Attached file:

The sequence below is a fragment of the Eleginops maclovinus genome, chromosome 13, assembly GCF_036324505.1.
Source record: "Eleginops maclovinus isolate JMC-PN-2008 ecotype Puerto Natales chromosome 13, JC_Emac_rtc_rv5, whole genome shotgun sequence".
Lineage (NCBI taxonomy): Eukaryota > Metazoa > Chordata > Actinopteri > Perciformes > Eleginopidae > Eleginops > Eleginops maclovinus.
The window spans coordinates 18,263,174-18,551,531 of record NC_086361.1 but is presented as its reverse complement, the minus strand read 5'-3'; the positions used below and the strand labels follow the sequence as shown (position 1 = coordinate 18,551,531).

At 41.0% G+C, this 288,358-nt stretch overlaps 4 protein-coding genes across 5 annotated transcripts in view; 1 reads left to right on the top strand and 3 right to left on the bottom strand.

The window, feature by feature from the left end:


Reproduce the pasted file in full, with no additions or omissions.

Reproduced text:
The sequence below is a fragment of the Eleginops maclovinus genome, chromosome 13, assembly GCF_036324505.1.
Source record: "Eleginops maclovinus isolate JMC-PN-2008 ecotype Puerto Natales chromosome 13, JC_Emac_rtc_rv5, whole genome shotgun sequence".
Lineage (NCBI taxonomy): Eukaryota > Metazoa > Chordata > Actinopteri > Perciformes > Eleginopidae > Eleginops > Eleginops maclovinus.
The window spans coordinates 18,263,174-18,551,531 of record NC_086361.1 but is presented as its reverse complement, the minus strand read 5'-3'; the positions used below and the strand labels follow the sequence as shown (position 1 = coordinate 18,551,531).

At 41.0% G+C, this 288,358-nt stretch overlaps 4 protein-coding genes across 5 annotated transcripts in view; 1 reads left to right on the top strand and 3 right to left on the bottom strand.

The window, feature by feature from the left end: